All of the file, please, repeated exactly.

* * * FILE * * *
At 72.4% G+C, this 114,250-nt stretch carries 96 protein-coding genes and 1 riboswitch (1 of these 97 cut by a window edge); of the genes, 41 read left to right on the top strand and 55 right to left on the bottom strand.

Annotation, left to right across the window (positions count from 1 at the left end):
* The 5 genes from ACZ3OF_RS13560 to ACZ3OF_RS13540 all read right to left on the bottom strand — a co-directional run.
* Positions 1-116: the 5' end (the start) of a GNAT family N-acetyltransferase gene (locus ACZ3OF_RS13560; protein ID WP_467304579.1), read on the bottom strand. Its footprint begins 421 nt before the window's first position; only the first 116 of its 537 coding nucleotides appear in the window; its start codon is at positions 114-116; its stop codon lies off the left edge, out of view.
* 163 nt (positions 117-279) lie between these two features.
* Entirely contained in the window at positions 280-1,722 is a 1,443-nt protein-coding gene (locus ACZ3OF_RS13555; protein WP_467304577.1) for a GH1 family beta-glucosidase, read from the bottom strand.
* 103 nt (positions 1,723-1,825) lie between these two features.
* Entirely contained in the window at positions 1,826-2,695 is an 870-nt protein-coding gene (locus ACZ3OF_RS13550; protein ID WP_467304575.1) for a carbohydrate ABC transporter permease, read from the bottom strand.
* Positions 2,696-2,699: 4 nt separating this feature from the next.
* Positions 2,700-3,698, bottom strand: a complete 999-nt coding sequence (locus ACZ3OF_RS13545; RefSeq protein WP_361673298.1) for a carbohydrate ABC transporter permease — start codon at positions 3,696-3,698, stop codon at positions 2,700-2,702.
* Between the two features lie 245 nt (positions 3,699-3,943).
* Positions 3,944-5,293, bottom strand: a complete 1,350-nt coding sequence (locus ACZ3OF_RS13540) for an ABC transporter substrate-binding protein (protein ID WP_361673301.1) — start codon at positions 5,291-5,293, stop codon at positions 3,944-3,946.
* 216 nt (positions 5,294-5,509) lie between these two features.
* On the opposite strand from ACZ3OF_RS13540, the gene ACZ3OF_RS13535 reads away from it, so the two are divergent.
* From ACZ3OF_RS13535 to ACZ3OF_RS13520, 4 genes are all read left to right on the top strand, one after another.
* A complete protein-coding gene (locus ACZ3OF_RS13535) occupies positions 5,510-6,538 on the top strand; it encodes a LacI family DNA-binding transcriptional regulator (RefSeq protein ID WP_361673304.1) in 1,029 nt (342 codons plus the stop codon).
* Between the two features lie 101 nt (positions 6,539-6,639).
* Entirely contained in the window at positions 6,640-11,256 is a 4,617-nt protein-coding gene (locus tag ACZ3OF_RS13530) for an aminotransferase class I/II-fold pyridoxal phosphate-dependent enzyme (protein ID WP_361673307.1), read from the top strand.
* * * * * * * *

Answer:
At 72.4% G+C, this 114,250-nt stretch carries 96 protein-coding genes and 1 riboswitch (1 of these 97 cut by a window edge); of the genes, 41 read left to right on the top strand and 55 right to left on the bottom strand.

Annotation, left to right across the window (positions count from 1 at the left end):
* The 5 genes from ACZ3OF_RS13560 to ACZ3OF_RS13540 all read right to left on the bottom strand — a co-directional run.
* Positions 1-116: the 5' end (the start) of a GNAT family N-acetyltransferase gene (locus ACZ3OF_RS13560; protein ID WP_467304579.1), read on the bottom strand. Its footprint begins 421 nt before the window's first position; only the first 116 of its 537 coding nucleotides appear in the window; its start codon is at positions 114-116; its stop codon lies off the left edge, out of view.
* 163 nt (positions 117-279) lie between these two features.
* Entirely contained in the window at positions 280-1,722 is a 1,443-nt protein-coding gene (locus ACZ3OF_RS13555; protein WP_467304577.1) for a GH1 family beta-glucosidase, read from the bottom strand.
* 103 nt (positions 1,723-1,825) lie between these two features.
* Entirely contained in the window at positions 1,826-2,695 is an 870-nt protein-coding gene (locus ACZ3OF_RS13550; protein ID WP_467304575.1) for a carbohydrate ABC transporter permease, read from the bottom strand.
* Positions 2,696-2,699: 4 nt separating this feature from the next.
* Positions 2,700-3,698, bottom strand: a complete 999-nt coding sequence (locus ACZ3OF_RS13545; RefSeq protein WP_361673298.1) for a carbohydrate ABC transporter permease — start codon at positions 3,696-3,698, stop codon at positions 2,700-2,702.
* Between the two features lie 245 nt (positions 3,699-3,943).
* Positions 3,944-5,293, bottom strand: a complete 1,350-nt coding sequence (locus ACZ3OF_RS13540) for an ABC transporter substrate-binding protein (protein ID WP_361673301.1) — start codon at positions 5,291-5,293, stop codon at positions 3,944-3,946.
* 216 nt (positions 5,294-5,509) lie between these two features.
* On the opposite strand from ACZ3OF_RS13540, the gene ACZ3OF_RS13535 reads away from it, so the two are divergent.
* From ACZ3OF_RS13535 to ACZ3OF_RS13520, 4 genes are all read left to right on the top strand, one after another.
* A complete protein-coding gene (locus ACZ3OF_RS13535) occupies positions 5,510-6,538 on the top strand; it encodes a LacI family DNA-binding transcriptional regulator (RefSeq protein ID WP_361673304.1) in 1,029 nt (342 codons plus the stop codon).
* Between the two features lie 101 nt (positions 6,539-6,639).
* Entirely contained in the window at positions 6,640-11,256 is a 4,617-nt protein-coding gene (locus tag ACZ3OF_RS13530) for an aminotransferase class I/II-fold pyridoxal phosphate-dependent enzyme (protein ID WP_361673307.1), read from the top strand.